Artificial Intelligence (AI) has the potential to revolutionize healthcare by increasing efficiency and improving patient outcomes, however, most medical AI technologies do not ultimately reach clinical patient care. Many algorithms, despite their technical appeal, are not clinically relevant or are not designed to integrate with the clinical setting. Even AI with validation results that approach or surpass human performance are not adopted into routine clinical practice due to logistical challenges in translation from the ideal, simulated research environment into clinical workflows. This session will discuss about the challenges and opportunities for the clinical translation of AI.
In the first talk, Dr. Veeraraghavan will share their experience in deploying AI auto-segmentation for clinical use. She will introduce AI auto-segmentation applications currently used for radiotherapy at Memorial Sloan Kettering Cancer Center and discuss issues with deployment and ongoing quality assessment, followed by the new developments on multi-tasked learning solutions for clinical use, and ended with a discussion on challenges and potential solutions.
In the second talk, Dr. Purdie will discuss about a major barrier for the clinical adoption of AI which occurs when AI and the clinician inevitably disagree. In this case, the AI is often discounted and fails to be adopted beyond the pilot phase as healthcare providers not only expect high accuracy from AI, but also expect AI to agree with their own views (including biases), even when in practice, large inter-clinician variation exists. He will look at sources of automation bias limiting the clinical deployment of AI and the effectiveness of AI technologies for impacting patient care.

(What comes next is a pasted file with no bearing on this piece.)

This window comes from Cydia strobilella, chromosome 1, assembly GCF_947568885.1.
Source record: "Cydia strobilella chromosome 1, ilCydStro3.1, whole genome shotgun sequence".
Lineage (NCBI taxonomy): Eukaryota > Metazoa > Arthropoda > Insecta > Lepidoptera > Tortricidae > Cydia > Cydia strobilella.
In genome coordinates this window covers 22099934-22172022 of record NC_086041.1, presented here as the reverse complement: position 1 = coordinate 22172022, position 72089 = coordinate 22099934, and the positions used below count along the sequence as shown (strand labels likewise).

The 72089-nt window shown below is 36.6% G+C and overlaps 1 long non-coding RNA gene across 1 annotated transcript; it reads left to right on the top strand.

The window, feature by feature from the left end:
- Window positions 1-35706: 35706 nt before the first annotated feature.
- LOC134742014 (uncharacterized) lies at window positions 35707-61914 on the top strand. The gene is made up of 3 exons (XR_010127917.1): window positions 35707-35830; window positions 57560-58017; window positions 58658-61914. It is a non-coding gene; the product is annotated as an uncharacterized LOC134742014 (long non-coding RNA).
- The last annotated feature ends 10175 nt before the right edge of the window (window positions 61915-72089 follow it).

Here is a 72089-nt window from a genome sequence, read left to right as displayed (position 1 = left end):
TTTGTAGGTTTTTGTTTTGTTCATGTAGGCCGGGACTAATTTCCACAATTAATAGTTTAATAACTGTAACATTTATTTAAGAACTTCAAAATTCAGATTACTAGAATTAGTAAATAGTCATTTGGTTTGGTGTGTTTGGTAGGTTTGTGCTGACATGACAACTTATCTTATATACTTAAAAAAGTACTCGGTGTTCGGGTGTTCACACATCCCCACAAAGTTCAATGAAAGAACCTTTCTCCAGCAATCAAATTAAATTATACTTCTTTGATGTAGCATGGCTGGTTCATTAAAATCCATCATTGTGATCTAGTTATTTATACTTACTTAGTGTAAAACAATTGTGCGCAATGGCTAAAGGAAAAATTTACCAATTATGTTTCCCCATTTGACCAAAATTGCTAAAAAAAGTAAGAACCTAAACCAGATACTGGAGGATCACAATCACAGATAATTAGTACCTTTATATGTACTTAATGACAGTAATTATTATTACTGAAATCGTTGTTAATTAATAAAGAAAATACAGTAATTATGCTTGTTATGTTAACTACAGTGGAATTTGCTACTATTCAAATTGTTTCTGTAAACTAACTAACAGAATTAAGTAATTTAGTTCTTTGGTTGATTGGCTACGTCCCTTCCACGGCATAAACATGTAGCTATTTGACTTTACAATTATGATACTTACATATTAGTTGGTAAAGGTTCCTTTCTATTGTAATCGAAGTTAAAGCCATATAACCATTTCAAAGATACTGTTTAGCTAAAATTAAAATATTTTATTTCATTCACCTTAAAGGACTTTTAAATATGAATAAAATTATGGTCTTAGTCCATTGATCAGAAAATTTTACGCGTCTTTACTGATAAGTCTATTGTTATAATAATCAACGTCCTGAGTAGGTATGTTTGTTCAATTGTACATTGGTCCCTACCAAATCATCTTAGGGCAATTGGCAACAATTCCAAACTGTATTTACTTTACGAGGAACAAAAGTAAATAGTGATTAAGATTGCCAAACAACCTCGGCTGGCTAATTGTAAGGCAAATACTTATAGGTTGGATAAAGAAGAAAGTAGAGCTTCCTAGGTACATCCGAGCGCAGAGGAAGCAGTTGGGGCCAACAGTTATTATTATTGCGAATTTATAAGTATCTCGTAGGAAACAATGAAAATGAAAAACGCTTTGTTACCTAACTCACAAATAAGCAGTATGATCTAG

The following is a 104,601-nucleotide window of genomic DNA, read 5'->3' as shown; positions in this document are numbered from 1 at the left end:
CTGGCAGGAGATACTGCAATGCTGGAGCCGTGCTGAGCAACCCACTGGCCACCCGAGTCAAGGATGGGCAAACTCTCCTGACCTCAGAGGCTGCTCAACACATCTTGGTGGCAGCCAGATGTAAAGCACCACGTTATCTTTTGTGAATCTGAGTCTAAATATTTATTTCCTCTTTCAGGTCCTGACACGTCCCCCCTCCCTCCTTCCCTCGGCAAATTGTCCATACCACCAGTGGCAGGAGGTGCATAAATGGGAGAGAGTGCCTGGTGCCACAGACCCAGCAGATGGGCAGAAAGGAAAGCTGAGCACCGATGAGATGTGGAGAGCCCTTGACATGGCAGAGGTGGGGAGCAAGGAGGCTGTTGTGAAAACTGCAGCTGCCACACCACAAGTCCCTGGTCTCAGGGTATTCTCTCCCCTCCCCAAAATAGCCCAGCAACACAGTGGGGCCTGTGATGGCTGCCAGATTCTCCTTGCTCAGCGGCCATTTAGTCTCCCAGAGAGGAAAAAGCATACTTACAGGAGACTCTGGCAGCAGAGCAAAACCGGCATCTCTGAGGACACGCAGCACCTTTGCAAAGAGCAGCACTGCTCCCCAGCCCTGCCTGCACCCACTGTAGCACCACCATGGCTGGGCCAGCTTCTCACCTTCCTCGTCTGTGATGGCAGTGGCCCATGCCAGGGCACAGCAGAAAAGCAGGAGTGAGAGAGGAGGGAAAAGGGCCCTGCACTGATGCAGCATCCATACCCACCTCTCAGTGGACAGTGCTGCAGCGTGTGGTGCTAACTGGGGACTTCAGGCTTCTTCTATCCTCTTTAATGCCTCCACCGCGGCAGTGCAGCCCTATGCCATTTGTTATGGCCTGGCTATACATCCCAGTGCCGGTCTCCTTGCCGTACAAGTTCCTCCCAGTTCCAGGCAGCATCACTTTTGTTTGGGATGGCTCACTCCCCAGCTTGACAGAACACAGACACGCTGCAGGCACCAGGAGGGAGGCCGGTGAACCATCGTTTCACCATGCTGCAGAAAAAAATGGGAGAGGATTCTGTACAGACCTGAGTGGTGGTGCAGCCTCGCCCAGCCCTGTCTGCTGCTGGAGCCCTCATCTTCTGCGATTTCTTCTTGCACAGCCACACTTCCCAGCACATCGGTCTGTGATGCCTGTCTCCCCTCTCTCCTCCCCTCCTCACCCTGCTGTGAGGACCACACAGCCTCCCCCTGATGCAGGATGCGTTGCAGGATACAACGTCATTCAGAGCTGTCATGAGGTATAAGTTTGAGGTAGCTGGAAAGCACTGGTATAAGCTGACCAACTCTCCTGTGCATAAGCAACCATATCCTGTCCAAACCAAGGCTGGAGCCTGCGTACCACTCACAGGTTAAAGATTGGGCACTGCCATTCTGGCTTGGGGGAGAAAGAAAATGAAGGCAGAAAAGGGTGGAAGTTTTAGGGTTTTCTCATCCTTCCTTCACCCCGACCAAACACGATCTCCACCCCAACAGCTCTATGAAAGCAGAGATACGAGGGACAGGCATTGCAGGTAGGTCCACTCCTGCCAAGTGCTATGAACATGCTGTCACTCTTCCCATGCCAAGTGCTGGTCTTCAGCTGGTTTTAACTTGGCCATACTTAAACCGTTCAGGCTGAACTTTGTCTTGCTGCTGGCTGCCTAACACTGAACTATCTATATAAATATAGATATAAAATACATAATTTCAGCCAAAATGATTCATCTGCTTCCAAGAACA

In the third talk, Dr. Kang will discuss the translation of minimally-supervised natural language processing (NLP) to interpretable clinical AI. Natural language processing combined with subject matter expertise can extract knowledge that previously required significant time and resources to uncover. Due to these methods being pre-trained on vast sums of raw text, they inherently support transfer learning and are scalable. He will discuss developments in biomedical NLP relevant to radiation oncology that have leveraged deep learning and subject matter expertise, and contrast them with knowledge representation models.
In the fourth talk, Dr. Jiang will discuss the individualization of AI for the successful implementation of AI in clinical routine. He will start with the model generalizability issue. For most of the clinical applications, one cannot develop a universal model that works anytime anywhere for anybody. He will also talk about the fact that medicine is still an art in many cases so that part of the variability among physicians’ clinical practice is inherent, cannot be removed and should be respected when implementing AI for clinical use. A potential solution to these problems is to individualize AI for each individual institution, clinician, and even patient.
In the last part of the symposium, we will have a Q&A session for discussions between session organizers, speakers, and the audience.
1. Understand the issues with deployment and ongoing quality assessment of AI-based auto-segmentation;
2. Understand sources of automation bias limiting the clinical deployment of AI and the effectiveness of AI technologies for impacting patient care;
3. Gain knowledge on the translation of minimally-supervised natural language processing to interpretable clinical AI;
4. Understand why AI models should be adapted to local institutions, clinicians, and even patients.
Not Applicable / None Entered.
Not Applicable / None Entered.